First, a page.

Jack Mercer

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Jack Mercer
Mercer in 1978
Winfield B. Mercer[1]

(1910-01-31)January 31, 1910
Worthington, Indiana
DiedDecember 7, 1984(1984-12-07) (aged 74)
New York City, U.S.
  • Voice actor
  • animator
  • screenwriter
Years active1932–1984
Notable workPopeye the Sailor
(m. 1939; div. 1950)

Virginia Caroll
(m. 1950)

Winfield B. Mercer[1] (January 31, 1910 – December 7, 1984), professionally known as Jack Mercer, was a prolific American voice actor, animator and TV screenwriter. He is best known as the voice of cartoon characters Popeye the Sailor Man and Felix the Cat. The son of vaudeville and Broadway performers, he also performed on the vaudeville and legitimate stages. Mercer provided numerous supporting voices in Superman 1941-1942.

Life and career[edit]

Mercer began his work in cartoons as an "inbetweener", an apprentice animator at Fleischer Studios. Mercer liked to imitate voices,[2] including one close call when he mimicked the high-pitched and loud voice of the wife of one of the Fleischers after he mistakenly thought she had left the studio.

When William Costello, the original cartoon voice of Popeye (1933–1935), became difficult to work with, he was dismissed. Mercer had begun imitating Costello's interpretation of Popeye, and he practiced it until his voice "cracked" just right and he had it down. Searching for a replacement for Costello, Lou Fleischer heard Mercer singing the Popeye song and gave him the job of doing the voice. Mercer's first cartoon was 1935's King of the Mardi Gras. In 1974, he was on To Tell the Truth with Garry Moore.

Mercer continued to voice the one-eyed sailor for the Fleischers, for Paramount's Famous Studios cartoons (1942–1957), for a series of television cartoons for King Features Syndicate, and for a Saturday morning cartoon show (1978-1983) produced by William Hanna and Joseph Barbera (as well as the lines for the opening segment of the live action film; the film's regular role of Popeye was played by Robin Williams). Mercer also did other cartoon voices, including all the voices for a series of Felix the Cat cartoons produced during 1959-62. Mercer also did the voices of Wimpy; Poopdeck Pappy; Popeye's nephews; King Little; Twinkletoes the Carrier Pigeon; the bumbling spies Sneak, Snoop, and Snitch in Fleischer's Gulliver's Travels; a number of voices, including Mr. Bumble and Swat (the Fly), for Fleischer's Mister Bug Goes to Town; and the mad scientist in one of the Fleischer Superman cartoons. Mercer's natural voice was relatively high-pitched for a man, and he was able to do some of the female voices as well.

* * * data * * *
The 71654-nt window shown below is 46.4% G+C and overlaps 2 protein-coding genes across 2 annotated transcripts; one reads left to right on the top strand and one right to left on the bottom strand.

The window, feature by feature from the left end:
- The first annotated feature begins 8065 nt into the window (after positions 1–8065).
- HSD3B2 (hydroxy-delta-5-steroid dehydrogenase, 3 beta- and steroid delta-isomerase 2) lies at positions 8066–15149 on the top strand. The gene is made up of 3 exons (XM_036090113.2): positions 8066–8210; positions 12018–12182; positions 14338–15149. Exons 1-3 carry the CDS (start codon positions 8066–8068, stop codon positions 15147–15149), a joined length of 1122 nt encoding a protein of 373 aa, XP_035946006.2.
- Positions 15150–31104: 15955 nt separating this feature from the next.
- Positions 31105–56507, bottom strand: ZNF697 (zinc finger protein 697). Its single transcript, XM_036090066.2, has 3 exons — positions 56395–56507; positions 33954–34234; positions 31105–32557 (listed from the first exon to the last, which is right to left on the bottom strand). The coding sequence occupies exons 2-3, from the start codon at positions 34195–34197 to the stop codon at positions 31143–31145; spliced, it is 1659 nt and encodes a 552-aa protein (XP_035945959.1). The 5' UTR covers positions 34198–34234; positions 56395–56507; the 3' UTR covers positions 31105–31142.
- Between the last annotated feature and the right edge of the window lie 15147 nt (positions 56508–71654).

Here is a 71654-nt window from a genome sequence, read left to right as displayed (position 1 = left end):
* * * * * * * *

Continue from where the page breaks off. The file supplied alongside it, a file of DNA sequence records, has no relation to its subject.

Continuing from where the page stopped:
He was also regularly cast with Pinto Colvig (who voiced as Gabby from the Gabby film series). Mercer also wrote hundreds of scripts for various cartoon series, including a number of Popeye episodes, animated cartoons produced for Paramount Pictures, Deputy Dawg, and Milton the Monster.

Mercer appeared as himself on a 1973 episode of To Tell the Truth, receiving one of four possible votes.[3]

Personal life[edit]

Mercer's first wife was Margie Hines, who provided the voice of Olive Oyl from 1939 to 1944.[4][5] After divorcing Hines, he later married his second wife Virginia Caroll, and the couple remained married until Mercer's death in 1984.[6]

Originally a resident of New York City, Mercer moved to Miami, Florida, when Fleischer Studios relocated there in 1938. After Famous Studios took over the Popeye cartoons, Mercer moved back to New York by early 1944. In the late 1970s he lived briefly in Los Angeles but moved back to New York City to live in Woodside, Queens.


He died at Lenox Hill Hospital in Manhattan on December 7, 1984, after stomach cancer-related problems.[7]


Voice acting[edit]

Year Title Role Notes
1935–1945, 1947–1957 Popeye Popeye Voice, uncredited
1939 Gulliver's Travels Prince David[8] / King Little Voice, Uncredited
1941 Mr. Bug Goes to Town Mr. Bumble / Swat Voice
1958–1960 Felix the Cat All characters Voice, 126 episodes
1963 The New Casper Cartoon Show Bear / Stork / Spooky Voice, 2 episodes
1963–1964 The Mighty Hercules Newton / Daedalus / Teron / Additional voices Voice, 12 episodes
1978–1983 The All-New Popeye Hour Popeye / Poopdeck Pappy / Pipeye / Peepeye Voice, recurring role
1980 Popeye Popeye - Animated Prologue Voice, (final film role)


Year Title Notes
1942–1957 Popeye Story writer
1963 The Deputy Dawg Show 2 episodes
1978 Dinky Dog 16 episodes
1978–1981 The All-New Popeye Hour


  1. ^ a b Florida, County Marriage Records, 1823–1982
  2. ^ As noted in an interview made around 2010, included on the DVD set Popeye the Sailor: 1938-1940, Volume 2
  3. ^ "To Tell the Truth". CBS. Retrieved July 10, 2022.
  4. ^ Milestone column. Time Magazine March 20, 1939
  5. ^ "Florida Divorce Index, 1927-2001," database, FamilySearch (https://familysearch.org/ark:/61903/1:1:VK7F-LKK : 22 December 2019), Jack W Mercer and Marjorie Mercer, 1950; from "Florida Divorce Index, 1927-2001," database and images, Ancestry (http://www.ancestry.com : 2005); citing Dade, Florida, certificate 11372, volume 517, Florida Department of Health, Jacksonville.
  6. ^ "Jack Mercer, Provided Voice Of Popeye in Film Cartoons" (obituary) The New York Times (December 9, 1984). Retrieved March 12, 2007.
  7. ^ "Jack Mercer, Provided Voice Of Popeye in Film Cartoons" (obituary) The New York Times (December 9, 1984). Retrieved March 12, 2007.
  8. ^ "Animation Profiles: Cal Howard |". cartoonresearch.com. Retrieved July 8, 2022.

Further reading[edit]

  • Grandinetti, Fred and Braun, Dan. I Yam What I Yam: The Works Of Jack Mercer, Popeye's Voice

External links[edit]